Did you feel that pullback January 1st? That was Congress finally passing a compromise bill to prevent the country from careening off the fiscal cliff. In the early hours of 2013, the Senate passed the bill. And much later that day, the House passed it.

Read more
Agriculture
4:30 pm
Wed January 2, 2013

Beef checkoff feud exposes divide within cattle industry

Allen Berry co-owns a cow-calf operation with his wife near Trenton, Mo. Like all other cow-calf operators, Berry pays into a fund that benefits the Cattlemen’s Beef Promotion and Research Board for each animal sold.
Credit Peggy Lowe / Harvest Public Media

This story on the American beef industry is part of a special reporting series from Harvest Public Media. Check out the rest of their stories at harvestpublicmedia.org.

When Allen Berry brought his 11 yearlings to the Green City Livestock Market in central Missouri last month, he paid into a fund that at first blush, seems a bargain.

Read more
Under the Microscope
5:50 pm
Thu December 20, 2012

Problematic US horsemeat shows up in Europe

Silky Shark, a racehorse that earned over $100,000 during his racing career.
Courtesy Ken Terpenning

On this week’s show, we’ll hear about problematic US horsemeat showing up in Europe, and hear from one researcher about ways to convince people to lead a healthier lifestyle.

Read more
Science, Health and Technology
5:40 pm
Thu December 20, 2012

Drugged-up horsemeat (from U.S.) showing up in Europe

Silky Shark, a racehorse that earned over $100,000 during his racing career.
Courtesy Ken Terpenning

 

Silky Shark was a beautiful animal and a successful race horse. Over the course of his career he earned over $100,000 for his Kentucky owner. But Silky Shark ended up as meat on someone’s plate – most probably somewhere in Europe.

Silky Shark’s story isn’t unusual. Over 100,000 American horses – race horses, ranch horses, teaching stable horses - are eaten abroad every year.

Read more
Under the Microscope
6:35 pm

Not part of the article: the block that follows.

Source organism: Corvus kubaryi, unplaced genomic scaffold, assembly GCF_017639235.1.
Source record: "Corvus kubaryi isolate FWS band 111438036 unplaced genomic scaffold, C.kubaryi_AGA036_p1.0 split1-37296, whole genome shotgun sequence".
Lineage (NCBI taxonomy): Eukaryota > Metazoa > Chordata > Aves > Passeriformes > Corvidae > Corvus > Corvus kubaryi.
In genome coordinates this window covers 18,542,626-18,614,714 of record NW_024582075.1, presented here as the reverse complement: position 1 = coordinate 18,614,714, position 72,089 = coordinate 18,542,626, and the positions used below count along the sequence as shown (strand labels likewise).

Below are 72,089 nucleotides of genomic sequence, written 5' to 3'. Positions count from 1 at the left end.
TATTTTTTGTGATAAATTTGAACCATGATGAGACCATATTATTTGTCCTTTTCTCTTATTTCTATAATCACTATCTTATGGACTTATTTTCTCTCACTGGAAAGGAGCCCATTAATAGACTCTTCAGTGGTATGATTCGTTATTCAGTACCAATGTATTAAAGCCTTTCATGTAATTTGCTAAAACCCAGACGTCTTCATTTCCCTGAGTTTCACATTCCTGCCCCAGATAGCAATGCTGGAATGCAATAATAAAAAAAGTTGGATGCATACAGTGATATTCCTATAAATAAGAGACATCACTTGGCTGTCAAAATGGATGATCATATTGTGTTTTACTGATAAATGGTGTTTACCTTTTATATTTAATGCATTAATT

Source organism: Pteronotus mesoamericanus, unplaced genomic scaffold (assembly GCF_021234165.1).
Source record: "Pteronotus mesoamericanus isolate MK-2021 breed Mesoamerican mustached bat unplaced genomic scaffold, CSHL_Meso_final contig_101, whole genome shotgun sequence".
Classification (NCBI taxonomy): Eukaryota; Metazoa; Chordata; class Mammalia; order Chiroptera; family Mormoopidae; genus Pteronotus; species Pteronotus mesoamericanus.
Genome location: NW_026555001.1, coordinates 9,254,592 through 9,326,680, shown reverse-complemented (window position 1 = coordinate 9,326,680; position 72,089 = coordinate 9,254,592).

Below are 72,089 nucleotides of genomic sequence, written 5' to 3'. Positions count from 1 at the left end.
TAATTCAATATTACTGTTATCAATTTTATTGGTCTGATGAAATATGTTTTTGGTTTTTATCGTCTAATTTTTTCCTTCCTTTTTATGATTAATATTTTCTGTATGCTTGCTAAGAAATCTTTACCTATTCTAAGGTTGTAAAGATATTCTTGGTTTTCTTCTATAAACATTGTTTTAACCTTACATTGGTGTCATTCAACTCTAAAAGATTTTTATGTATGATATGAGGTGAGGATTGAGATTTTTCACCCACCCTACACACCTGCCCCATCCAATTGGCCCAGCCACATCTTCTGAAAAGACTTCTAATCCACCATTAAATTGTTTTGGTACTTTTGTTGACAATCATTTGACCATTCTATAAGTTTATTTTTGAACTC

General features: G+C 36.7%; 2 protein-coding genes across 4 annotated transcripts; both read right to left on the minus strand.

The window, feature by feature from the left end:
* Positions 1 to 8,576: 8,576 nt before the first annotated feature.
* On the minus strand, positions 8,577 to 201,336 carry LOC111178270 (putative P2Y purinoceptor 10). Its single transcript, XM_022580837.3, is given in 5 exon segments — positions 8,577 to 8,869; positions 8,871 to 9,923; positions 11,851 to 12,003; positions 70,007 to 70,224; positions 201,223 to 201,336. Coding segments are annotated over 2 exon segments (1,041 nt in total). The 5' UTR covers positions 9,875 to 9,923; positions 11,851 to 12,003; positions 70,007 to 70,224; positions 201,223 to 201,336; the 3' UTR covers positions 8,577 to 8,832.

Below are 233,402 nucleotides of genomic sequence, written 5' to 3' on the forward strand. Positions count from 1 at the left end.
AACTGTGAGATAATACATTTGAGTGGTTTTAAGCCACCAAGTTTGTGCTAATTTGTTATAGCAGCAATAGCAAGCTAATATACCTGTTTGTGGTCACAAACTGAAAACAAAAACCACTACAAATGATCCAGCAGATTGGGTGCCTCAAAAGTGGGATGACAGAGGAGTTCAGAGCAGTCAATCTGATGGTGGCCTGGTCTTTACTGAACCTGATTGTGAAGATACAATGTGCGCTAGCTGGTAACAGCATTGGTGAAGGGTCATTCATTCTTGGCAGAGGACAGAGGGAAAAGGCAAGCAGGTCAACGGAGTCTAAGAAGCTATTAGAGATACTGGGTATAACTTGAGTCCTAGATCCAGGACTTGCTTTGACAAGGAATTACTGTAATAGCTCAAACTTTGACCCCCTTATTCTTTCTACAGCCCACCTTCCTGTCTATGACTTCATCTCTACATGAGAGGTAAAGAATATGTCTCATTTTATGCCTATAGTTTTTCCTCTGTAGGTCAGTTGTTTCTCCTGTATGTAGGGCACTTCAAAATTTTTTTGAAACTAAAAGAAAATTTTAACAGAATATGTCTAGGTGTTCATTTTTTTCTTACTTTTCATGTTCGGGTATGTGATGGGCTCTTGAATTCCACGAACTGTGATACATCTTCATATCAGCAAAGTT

Thu December 13, 2012

On fuel and fellowships

Equipment innovations such as this corn stover baler have helped make harvesting of biomass more practical.
Amy Mayer Harvest Public Media

On this week's show, we’ll hear about changes in the ethanol industry and talk to the recipient of a prestigious science fellowship.

Read more
Agriculture
5:44 pm
Thu December 13, 2012

Cellulosic ethanol is coming, future uncertain

Corn stover, baled in the field after the grain has been harvested, provides feedstock for cellulosic ethanol.
Amy Mayer Harvest Public Media

About a decade ago, concerns about energy independence, greenhouse gas emissions and the need to boost rural economies led Congress to launch policies in support of biofuels  – corn ethanol, most notably. But the idea was that eventually more U.S.-produced fuel would be cellulosic – derived from corn residue, wheat straw or other biomass.

Read more
Agriculture
5:38 pm
Thu November 29, 2012

In the ag census even the smallest farms count

A head of broccoli ready to be picked in late November at Jones Produce near Crete, Neb.
Grant Gerlock Harvest Public Media

The U.S. Department of Agriculture updates its ag census every five years and is preparing to send farmers new surveys in December. One trend to watch is the growing number of small farms. They are easy to miss and some would rather not be counted.

Read more
Harvest Public Media
11:21 am
Thu November 22, 2012

The local-global food connection

“We need to produce as much to feed the world as we can, but also people like to eat locally grown foods, too, so there’s a case for both sides of agriculture,” says Greg Rinehart, a farmer in Boone County, Iowa.
Amy Mayer Harvest Public Media

The United States is the world’s leading producer and exporter of corn, which is used as livestock feed to support the increasing demand for meat in China, India and other countries with growing middle classes.

Read more

Pages